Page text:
Trilliant offers a ZigBee HAN connectivity via a digital cellular (GPRS) Trilliant Communications Hub. They also have demonstrated connectivity to their Secure Mesh via a Micro Access Portal (MAP). Trilliant is a member of the ZigBee Alliance.

Projects: The following is a sample of projects with links to articles describing them.

Central Maine Power

Hydro One

Jamaica Public Service  

Louisville Gas and Electric



The Tantalus Utility Network (TUNet®) apparently can use either a direct connection via 220 MHz RF or a mesh network via 902-928 MHz ISM RF Band. Regarding their mesh network, Tantalus indicates it is self-healing, but they also say in normally only uses a single path to each node. In a diagram they show multiple hops. They also indicate that each end-point is self-initiating, which leads me to believe that the self-healing process involves a timeout-reinitiate cycle. They also offer hybrid networks consisting of 220 MHz (or IP) WAN and their IP-mesh network. Also offered are ZigBee (or WiFi) thermostats, smart-plugs and load control switches.

Projects: The following is a sample of projects with links to articles describing them.

EPB Chattanooga

Electric Cities of Georgia

Marietta Power and Water

People’s Energy Cooperative et al

3.Functions Supported

Automatic meter reading (AMR) was the predecessor of advanced metering infrastructure (AMI). As such AMR simply made monthly meter reading more efficient and less labor-intensive than a meter reader walking to each meter and writing the reading. Below are additional functions that AMI provides. I've grouped these into three subsections for (1) functions directly related to the metering function, (2) other energy-related functions, and (3) functions that go beyond energy.

3.1.Metering Functions

Electric load profile – daily or on-demand retrieval: Load profiles and how they can drive demand response were covered in the first two papers in this series. Prompt retrieval of profiles when required probably have the greatest value for utilities, regulators and the public vs. other AMI functions.

Water and gas AMR: Since water and gas can be stored, the price per unit is linear over time. Intervals are not required, and a monthly read is adequate.

Remote disconnect: one of the highest service cost for electric utilities is managing customers that pay their bills late or not at all. The ultimate remedy is to disconnect power, but doing this manually is both very labor intensive, and potentially dangerous (read: irate customers). Residential AMI meters can be equipped with a remotely actuated disconnect, eliminating these issues.

Prepay metering: Dealing with same problem as remote disconnects, prepay metering takes this one step further, is much better for the consumer, but complex in implementation. I worked with prepay metering products when I was with Siemens. In addition to remote disconnects, prepay requires (1) a method to transfer payments made from the payment office to the in-residence terminal-meter system and (2) a running amount of credit-remaining displayed on this terminal. AMI makes these processes much more convenient.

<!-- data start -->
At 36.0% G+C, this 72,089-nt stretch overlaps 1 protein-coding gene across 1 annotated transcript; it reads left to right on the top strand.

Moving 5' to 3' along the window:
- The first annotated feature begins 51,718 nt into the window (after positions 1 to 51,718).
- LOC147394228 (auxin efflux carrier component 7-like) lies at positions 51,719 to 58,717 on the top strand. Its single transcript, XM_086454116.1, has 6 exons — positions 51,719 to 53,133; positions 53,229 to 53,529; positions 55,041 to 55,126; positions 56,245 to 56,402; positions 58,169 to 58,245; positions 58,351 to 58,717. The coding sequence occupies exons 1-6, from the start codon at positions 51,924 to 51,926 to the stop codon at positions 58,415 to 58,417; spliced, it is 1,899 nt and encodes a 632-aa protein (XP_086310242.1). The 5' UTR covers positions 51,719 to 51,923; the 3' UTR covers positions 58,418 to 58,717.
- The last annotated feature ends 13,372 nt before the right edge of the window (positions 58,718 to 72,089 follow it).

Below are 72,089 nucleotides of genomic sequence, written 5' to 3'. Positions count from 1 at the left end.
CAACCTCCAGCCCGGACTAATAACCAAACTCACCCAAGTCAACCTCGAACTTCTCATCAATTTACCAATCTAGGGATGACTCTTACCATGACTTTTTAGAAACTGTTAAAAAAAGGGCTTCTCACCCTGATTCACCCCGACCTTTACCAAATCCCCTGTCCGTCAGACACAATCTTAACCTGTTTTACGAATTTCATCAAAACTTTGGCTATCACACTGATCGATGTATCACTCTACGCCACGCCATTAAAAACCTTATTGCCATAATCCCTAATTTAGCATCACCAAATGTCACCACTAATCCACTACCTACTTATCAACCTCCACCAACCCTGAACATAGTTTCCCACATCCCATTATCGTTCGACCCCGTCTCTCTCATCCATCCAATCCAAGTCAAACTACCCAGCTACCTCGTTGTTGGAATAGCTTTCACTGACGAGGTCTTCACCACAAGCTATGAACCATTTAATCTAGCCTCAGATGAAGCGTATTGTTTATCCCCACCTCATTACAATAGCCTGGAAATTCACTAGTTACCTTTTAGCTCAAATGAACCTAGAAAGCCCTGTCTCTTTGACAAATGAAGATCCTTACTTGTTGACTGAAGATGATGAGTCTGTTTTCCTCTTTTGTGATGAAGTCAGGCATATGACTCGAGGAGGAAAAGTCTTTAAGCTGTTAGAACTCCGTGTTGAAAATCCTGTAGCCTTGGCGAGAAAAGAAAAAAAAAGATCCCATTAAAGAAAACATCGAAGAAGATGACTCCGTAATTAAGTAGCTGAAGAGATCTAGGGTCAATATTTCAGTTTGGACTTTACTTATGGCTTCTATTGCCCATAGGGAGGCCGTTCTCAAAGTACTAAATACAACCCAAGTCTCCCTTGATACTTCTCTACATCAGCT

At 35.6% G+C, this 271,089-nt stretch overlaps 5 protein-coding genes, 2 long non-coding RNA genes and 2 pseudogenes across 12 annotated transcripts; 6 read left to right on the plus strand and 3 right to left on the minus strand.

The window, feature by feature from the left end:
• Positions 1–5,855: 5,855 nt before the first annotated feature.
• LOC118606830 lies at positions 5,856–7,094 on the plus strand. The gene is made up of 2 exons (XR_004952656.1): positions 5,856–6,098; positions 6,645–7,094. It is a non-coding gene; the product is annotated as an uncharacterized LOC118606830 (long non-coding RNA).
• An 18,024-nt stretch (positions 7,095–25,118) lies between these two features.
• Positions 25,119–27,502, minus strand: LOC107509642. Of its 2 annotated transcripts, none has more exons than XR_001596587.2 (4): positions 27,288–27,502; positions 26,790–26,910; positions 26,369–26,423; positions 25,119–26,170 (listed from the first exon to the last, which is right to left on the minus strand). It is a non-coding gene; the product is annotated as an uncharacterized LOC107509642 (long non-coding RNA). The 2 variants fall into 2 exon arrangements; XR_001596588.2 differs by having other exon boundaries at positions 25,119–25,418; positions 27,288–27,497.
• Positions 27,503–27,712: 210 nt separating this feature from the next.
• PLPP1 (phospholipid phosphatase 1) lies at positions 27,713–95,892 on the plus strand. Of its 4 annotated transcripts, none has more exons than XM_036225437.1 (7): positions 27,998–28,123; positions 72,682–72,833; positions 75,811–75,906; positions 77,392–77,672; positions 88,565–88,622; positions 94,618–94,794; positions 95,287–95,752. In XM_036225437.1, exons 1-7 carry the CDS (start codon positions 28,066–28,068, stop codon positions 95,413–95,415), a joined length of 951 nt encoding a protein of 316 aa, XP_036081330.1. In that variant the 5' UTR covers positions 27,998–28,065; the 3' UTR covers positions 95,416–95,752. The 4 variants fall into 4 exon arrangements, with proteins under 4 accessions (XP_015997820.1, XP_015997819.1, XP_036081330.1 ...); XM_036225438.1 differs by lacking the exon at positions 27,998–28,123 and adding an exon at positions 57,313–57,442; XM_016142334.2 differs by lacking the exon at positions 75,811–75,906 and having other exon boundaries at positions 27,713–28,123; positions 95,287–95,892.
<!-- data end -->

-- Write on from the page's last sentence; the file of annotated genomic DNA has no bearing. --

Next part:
3.2.Other Energy-Related Functions

Active demand response / load control: By active I mean that the system can assertively reduce loads during a utility's peak demand periods. For most utilities this is by cycling air-conditioning compressors and (if present) pool pumps during hot periods. This works for customers because the in-home temperature rises very slowly for a few hours. Customers usually receive a credit on their electric bill for accepting this.

Communication with energy-related devices: Although this function can be used with the prior application, today it is more likely used with price-responsive demand-response (via a tiered tariff as described earlier) and controlled by the customer. The customer should also be able to see his recent (last interval) consumption in a user-friendly format (like dollars per hour). Devices controlled include:

  • Thermostats
  • Simple high-tariff alert devices
  • Customer messaging devices
  • Smart appliances and plugs

The communication systems for these typically use home area networks (HANs), and thus go well into the Internet of things (IoT).

Distribution automation: This is mostly an extension of SCADA, and has been around almost as long. Currently wide-area networks (as described above, and to include digital cellular) are generally used for communication for a number of reasons, including high-security, low latency and high-reliability. Distribution devices monitored and controlled include switches, transformers, fuses and disconnects.

Outage management: All or virtually all AMI systems can detect when each end-point / meter loses power. Thus they can provide notification of a power outage, its extent, and the extent of restoration. This speeds up utility response, and more efficiently uses labor.

3.3.Non-Energy Functions

Water leak management: The most advanced of these systems use acoustic sensors in the water network to localize leaks. Also metering water flow at several points in the network and at each consumer, could provide similar functions, but this might require something like profile metering.

Water and gas network pressure monitoring: This detects over- or under-pressure in these networks, and alerts the utility to these anomalous conditions.

Non-utility IoT transport: Any AMI system-owner can offer communication service to anyone needing communication to distributed devices. The one that I see mentioned most frequently is lighting control systems (public area / street lighting), although there are probably many more candidates.


[2] IEEE 802.15 WPAN Task Group 4g (TG4g), Smart Utility Networks.

John Benson's picture
Thank John for the Post!
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Paul Alvarez's picture
Paul Alvarez on Feb 4, 2020


Once the decision has been made to go with RF mesh, I understand the advantages of an RF mesh with IP.  But is IP strictly required for AMI?  There are plenty of RF mesh networks installed for AMI without IP, correct?




John Benson's picture
John Benson on Feb 4, 2020

Yes - Older ones (AMR) are not IP. When RF data networks were in their infancy, ditto IP, and the latter had too much overhead for the low efficiency of the former.

However, by Y2K when my primary experience with AMI started, all of the "modern" RF networks (like Silver Springs Network, now part of Itron) used IP.